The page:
"Due to the current COVID-19 situation, Shanghai Disney Resort, including Shanghai Disneyland, Disneytown and Wishing Star Park, will be temporarily closed from March 21," Shanghai Disney Resort said in a statement as the city battles its worst COVID-19 outbreak in the past two years.
A giant player of China's entertainment market, the closure of Shanghai Disney is a microcosm of the theme park market in China. With the normalization of coronavirus prevention and control measures across the country, sporadic flare-ups have placed significant pressure on theme parks, which rely on advanced planning and stable patronage to keep afloat.
As of Monday, the country reported a total of 27,859 confirmed cases in the latest flare-up. In order to curb the spread of the Omicron variant, many coronavirus-hit cities including Shanghai, Tianjin and Shenzhen have deployed the strictest anti-COVID-19 policies seen to date, in order to reduce community transmissions.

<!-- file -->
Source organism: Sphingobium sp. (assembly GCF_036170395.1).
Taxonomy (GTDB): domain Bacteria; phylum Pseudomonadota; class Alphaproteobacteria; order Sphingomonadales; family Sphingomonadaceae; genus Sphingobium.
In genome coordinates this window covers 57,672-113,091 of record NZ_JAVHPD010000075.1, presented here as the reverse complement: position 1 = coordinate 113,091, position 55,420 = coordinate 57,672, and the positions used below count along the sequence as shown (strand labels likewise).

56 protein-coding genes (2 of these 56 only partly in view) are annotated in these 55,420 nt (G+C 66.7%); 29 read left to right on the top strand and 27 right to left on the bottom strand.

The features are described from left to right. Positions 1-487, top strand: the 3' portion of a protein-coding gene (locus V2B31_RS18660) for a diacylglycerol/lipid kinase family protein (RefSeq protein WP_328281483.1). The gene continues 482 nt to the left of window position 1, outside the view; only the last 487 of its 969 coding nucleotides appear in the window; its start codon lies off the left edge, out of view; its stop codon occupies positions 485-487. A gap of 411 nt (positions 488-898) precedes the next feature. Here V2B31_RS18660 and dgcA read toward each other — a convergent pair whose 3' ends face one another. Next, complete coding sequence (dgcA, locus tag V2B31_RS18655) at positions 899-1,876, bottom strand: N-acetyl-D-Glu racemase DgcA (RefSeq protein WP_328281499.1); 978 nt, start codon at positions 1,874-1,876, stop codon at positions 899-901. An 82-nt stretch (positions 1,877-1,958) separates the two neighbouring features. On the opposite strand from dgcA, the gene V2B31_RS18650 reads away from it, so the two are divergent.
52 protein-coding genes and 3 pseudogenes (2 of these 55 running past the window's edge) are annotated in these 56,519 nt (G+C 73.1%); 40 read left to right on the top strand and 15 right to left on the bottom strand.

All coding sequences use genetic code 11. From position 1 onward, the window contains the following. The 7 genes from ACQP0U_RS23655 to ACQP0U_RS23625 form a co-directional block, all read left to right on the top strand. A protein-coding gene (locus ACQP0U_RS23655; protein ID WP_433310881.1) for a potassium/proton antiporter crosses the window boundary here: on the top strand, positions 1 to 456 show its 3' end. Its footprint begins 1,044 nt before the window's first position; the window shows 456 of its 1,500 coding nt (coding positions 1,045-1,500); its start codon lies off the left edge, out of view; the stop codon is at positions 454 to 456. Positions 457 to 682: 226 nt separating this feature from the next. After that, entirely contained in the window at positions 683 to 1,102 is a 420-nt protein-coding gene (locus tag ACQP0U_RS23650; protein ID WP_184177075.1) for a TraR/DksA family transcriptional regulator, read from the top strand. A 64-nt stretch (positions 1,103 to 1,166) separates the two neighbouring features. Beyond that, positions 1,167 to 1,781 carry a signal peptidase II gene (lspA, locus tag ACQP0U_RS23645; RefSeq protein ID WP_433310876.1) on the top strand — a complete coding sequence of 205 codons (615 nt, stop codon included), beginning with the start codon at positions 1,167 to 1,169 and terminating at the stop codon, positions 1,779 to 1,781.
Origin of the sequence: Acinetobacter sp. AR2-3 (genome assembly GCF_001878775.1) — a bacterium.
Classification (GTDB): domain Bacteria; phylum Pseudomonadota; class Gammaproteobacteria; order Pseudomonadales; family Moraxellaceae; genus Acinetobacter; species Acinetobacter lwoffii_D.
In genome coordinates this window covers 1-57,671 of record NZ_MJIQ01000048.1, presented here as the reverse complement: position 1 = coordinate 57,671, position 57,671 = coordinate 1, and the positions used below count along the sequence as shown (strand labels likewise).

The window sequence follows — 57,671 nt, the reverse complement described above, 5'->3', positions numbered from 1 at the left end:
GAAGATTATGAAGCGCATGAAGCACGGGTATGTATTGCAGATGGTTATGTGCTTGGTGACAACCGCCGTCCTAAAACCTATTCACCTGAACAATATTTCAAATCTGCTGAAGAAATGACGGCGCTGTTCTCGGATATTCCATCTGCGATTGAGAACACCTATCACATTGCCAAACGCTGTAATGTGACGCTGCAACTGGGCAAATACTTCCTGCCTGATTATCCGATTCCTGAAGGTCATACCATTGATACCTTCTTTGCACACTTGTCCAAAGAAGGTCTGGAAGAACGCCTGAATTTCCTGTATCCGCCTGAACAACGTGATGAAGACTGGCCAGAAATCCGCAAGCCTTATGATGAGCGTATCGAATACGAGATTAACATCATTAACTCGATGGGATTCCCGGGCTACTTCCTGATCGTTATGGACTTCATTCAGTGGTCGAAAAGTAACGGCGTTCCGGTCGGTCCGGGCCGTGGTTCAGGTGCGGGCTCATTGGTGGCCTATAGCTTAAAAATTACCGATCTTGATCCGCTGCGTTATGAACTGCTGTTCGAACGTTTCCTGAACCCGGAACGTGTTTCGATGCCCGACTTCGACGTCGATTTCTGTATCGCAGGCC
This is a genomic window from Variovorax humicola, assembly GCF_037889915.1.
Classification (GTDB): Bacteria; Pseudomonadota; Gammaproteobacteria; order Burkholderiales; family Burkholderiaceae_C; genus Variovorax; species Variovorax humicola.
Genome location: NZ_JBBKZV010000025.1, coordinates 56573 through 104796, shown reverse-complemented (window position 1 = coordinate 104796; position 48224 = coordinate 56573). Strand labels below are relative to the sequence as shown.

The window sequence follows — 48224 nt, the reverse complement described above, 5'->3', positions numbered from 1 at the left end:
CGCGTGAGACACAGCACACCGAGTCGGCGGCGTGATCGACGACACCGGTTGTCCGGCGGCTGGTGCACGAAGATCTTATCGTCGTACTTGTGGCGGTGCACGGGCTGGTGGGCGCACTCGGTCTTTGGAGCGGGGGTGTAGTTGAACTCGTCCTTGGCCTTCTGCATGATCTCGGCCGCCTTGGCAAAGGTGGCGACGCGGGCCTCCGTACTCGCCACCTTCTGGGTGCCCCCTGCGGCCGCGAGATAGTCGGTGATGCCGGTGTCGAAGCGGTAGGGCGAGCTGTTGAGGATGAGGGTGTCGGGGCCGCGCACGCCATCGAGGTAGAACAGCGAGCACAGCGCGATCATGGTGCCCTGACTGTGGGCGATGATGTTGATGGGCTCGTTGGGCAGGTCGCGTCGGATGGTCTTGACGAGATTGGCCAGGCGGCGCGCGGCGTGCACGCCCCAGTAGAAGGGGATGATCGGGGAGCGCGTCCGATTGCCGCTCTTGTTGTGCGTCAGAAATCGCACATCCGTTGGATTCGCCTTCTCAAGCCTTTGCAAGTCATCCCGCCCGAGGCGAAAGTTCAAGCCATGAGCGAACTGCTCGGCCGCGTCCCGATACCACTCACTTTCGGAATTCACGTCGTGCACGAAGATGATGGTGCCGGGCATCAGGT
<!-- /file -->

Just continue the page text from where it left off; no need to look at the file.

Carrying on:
Haichang Ocean Park in Tianjin issued a notice on March 19, announcing that it will be temporarily shut down from March 20, in accordance with local prevention and control measures.
Despite the impact of the pandemic on China's theme parks, experts and investors are optimistic about the long term prospect of the country's tourism sector.
According to a forecast released by China Tourism Academy, the number of domestic travel trips is expected to reach 3.98 billion in 2022, with the annual revenue totaling 3.81 trillion yuan, up 16 percent and 27 percent, respectively, year-on-year, recovering to nearly 70 percent of 2019 levels.
Experts also said that coupled with the support of China's third-child policy, the Chinese market represents an increasingly indispensable market for global theme park chains.
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